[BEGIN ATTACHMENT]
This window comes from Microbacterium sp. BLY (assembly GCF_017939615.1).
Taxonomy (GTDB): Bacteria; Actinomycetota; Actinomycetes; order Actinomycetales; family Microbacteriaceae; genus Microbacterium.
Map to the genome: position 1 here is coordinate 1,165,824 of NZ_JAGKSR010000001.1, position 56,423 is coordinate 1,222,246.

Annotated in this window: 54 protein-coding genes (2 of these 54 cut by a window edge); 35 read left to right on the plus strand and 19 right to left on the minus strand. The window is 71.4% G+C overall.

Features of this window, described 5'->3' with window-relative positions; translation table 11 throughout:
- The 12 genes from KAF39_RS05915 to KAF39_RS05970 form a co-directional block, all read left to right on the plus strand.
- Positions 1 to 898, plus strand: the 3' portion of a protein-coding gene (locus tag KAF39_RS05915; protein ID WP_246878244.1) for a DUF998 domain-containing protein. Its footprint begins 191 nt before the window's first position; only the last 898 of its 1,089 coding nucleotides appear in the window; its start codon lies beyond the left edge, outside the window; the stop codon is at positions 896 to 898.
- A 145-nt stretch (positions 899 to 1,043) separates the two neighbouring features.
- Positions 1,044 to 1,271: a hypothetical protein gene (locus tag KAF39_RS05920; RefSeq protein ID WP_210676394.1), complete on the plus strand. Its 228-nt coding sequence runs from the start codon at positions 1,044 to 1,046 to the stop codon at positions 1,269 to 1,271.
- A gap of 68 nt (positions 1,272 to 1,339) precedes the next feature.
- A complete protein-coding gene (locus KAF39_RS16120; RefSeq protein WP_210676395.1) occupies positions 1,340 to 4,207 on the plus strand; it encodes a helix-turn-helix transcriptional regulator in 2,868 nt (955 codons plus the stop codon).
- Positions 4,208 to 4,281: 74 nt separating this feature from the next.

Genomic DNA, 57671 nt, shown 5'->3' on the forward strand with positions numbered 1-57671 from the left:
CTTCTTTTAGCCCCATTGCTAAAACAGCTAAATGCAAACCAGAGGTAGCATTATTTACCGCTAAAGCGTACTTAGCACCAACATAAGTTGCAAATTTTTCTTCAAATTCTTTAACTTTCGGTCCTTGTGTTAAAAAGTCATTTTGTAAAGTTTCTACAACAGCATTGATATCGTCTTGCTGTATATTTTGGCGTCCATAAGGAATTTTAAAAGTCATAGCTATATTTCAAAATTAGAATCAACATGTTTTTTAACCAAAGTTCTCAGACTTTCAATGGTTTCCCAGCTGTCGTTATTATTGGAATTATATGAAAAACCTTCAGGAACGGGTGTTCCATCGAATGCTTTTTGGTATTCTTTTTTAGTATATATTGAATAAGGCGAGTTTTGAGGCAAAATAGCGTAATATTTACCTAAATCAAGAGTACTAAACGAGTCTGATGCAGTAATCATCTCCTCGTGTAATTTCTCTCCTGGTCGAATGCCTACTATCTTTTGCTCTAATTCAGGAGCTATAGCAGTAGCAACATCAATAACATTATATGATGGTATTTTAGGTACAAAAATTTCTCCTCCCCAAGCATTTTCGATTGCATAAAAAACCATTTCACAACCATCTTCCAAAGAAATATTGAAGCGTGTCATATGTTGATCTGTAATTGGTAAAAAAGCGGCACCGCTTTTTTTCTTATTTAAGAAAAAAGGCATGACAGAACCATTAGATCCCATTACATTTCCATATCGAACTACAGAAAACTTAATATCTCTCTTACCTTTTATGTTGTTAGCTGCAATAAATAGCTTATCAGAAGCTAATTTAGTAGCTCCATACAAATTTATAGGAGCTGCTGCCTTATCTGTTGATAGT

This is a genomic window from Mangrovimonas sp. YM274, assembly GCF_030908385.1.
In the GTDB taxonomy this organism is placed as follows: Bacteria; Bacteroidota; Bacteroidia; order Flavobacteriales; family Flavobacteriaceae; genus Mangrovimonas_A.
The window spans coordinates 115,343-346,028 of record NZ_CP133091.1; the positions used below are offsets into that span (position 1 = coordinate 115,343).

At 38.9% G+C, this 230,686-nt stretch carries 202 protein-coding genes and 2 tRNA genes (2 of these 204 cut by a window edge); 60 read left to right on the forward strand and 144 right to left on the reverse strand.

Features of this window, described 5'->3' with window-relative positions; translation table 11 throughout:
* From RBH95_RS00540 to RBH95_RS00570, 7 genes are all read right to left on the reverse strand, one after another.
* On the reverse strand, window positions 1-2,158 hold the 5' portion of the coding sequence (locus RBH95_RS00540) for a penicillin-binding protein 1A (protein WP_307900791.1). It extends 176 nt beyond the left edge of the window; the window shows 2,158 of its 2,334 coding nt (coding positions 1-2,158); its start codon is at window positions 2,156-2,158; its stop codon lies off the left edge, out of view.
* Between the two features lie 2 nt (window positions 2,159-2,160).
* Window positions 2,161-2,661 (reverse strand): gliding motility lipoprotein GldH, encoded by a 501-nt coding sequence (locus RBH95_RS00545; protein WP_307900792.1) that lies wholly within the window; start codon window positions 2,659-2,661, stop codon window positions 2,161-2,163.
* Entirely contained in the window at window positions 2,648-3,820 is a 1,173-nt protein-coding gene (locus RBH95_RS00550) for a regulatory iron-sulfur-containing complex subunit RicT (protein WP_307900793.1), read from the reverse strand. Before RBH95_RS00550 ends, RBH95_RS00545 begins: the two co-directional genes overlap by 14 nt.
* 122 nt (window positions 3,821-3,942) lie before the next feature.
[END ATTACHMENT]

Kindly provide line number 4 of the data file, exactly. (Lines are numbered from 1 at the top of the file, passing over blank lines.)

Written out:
Annotated in this window: 54 protein-coding genes (2 of these 54 cut by a window edge); 35 read left to right on the plus strand and 19 right to left on the minus strand. The window is 71.4% G+C overall.